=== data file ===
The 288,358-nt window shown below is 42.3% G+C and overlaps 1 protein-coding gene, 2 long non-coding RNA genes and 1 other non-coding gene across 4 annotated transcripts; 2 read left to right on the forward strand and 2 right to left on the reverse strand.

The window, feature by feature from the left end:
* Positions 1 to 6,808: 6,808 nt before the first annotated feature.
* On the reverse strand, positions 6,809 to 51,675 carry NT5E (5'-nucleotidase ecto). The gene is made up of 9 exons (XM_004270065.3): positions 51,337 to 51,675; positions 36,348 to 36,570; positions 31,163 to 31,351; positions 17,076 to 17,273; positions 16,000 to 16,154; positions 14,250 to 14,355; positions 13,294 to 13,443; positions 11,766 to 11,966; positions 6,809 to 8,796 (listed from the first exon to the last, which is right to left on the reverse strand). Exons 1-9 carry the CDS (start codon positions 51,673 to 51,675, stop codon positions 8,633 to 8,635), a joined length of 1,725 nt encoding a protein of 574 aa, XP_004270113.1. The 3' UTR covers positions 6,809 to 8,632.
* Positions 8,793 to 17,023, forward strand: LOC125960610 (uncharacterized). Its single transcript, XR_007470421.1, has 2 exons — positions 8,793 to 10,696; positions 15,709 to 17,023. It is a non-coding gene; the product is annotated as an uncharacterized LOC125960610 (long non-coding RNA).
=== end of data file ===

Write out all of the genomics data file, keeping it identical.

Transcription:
The 288,358-nt window shown below is 42.3% G+C and overlaps 1 protein-coding gene, 2 long non-coding RNA genes and 1 other non-coding gene across 4 annotated transcripts; 2 read left to right on the forward strand and 2 right to left on the reverse strand.

The window, feature by feature from the left end:
* Positions 1 to 6,808: 6,808 nt before the first annotated feature.
* On the reverse strand, positions 6,809 to 51,675 carry NT5E (5'-nucleotidase ecto). The gene is made up of 9 exons (XM_004270065.3): positions 51,337 to 51,675; positions 36,348 to 36,570; positions 31,163 to 31,351; positions 17,076 to 17,273; positions 16,000 to 16,154; positions 14,250 to 14,355; positions 13,294 to 13,443; positions 11,766 to 11,966; positions 6,809 to 8,796 (listed from the first exon to the last, which is right to left on the reverse strand). Exons 1-9 carry the CDS (start codon positions 51,673 to 51,675, stop codon positions 8,633 to 8,635), a joined length of 1,725 nt encoding a protein of 574 aa, XP_004270113.1. The 3' UTR covers positions 6,809 to 8,632.
* Positions 8,793 to 17,023, forward strand: LOC125960610 (uncharacterized). Its single transcript, XR_007470421.1, has 2 exons — positions 8,793 to 10,696; positions 15,709 to 17,023. It is a non-coding gene; the product is annotated as an uncharacterized LOC125960610 (long non-coding RNA).